Faced with these offensives, there was no unitary or common strategy, tactic or response on the part of the political and intellectual forces affected by the regime, or simply conservatives. And thus it is that considering the Franco regime as a homogeneous whole is wrong. Undoubtedly, there was a reaction that we could call traditionalist, which was the loudest; but it was not, nor could it be, the most effective. Likewise, there was an alternative, from the positions of a new positivist conservatism, consisting of assuming the secularizing process with all its consequences. And another, apart from the Vatican project overseen in Spain by Vicente Enrique y Tarancón, that was assumed from Catholic-conservative positions, namely, the principle of religious freedom.

2. The Progressive Offensive

Years later, the philosopher and theologian Adolfo Muñoz Alonso lamented, anticipating not the decline of the Falange as an effective political force, but that of the regime born of the Civil War: “…the political mistake of the confessional organizations that have shunned the clarity and the distinction of ideas and aspirations in the field of the specific apostolate ‘and’ the politicization of the Second Vatican Council combining heterogeneous factors.”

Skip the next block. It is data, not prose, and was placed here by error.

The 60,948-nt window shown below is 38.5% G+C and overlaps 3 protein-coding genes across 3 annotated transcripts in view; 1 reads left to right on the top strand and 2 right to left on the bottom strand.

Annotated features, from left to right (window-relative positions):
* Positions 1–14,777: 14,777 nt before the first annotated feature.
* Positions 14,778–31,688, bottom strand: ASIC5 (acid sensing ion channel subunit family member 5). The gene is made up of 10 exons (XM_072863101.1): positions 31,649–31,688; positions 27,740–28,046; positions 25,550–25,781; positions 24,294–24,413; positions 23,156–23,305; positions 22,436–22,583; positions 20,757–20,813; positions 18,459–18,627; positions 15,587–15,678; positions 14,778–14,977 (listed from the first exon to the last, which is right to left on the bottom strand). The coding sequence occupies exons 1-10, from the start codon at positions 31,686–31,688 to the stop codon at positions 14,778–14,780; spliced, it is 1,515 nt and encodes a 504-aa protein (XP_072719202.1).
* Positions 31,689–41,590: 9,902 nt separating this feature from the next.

The progressive hermeneutics of the new papal encyclicals and of the theological-political content of the Second Vatican Council was, at least in certain political and intellectual spheres, decisive. Very significant, in this regard, was the interpretation of the content of the encyclical Pacem in Terris, by John XXIII, which was made by certain liberal, Christian Democrat and socialist sectors. The Taurus publishing house brought out, in 1963, a book entitled, Comentarios a la Pacem in Terris (Comments to the Pacem in Terris), in which Mariano Aguilar Navarro, José María Díez Alegría, Manuel Giménez Fernández, Eduardo García de Enterría, Lorenzo Martín Retortillo and others collaborated.

Giménez Fernández highlighted the eagerness of Juan XXIII for renewal. García de Enterría pointed out that the Catholic Church had abandoned “indifference to the forms of government” to explicitly embrace “the democratic principle” and with the definitive “abandonment of what the ancient doctrine called monarchy,” and of “political paternalism.” For his part, Martín Retortillo pointed out “the happy coincidence that exists in many of its points” between the pontifical doctrine and that of the French politician Pierre Mendès France in his book, A Modern French Republic, which was translated into Spanish by the Aguilar publishing house; and he concluded that in the encyclical the fundamental rights were not limited to the negative ones of a liberal nature, but also to the positive ones, such as, that of social security.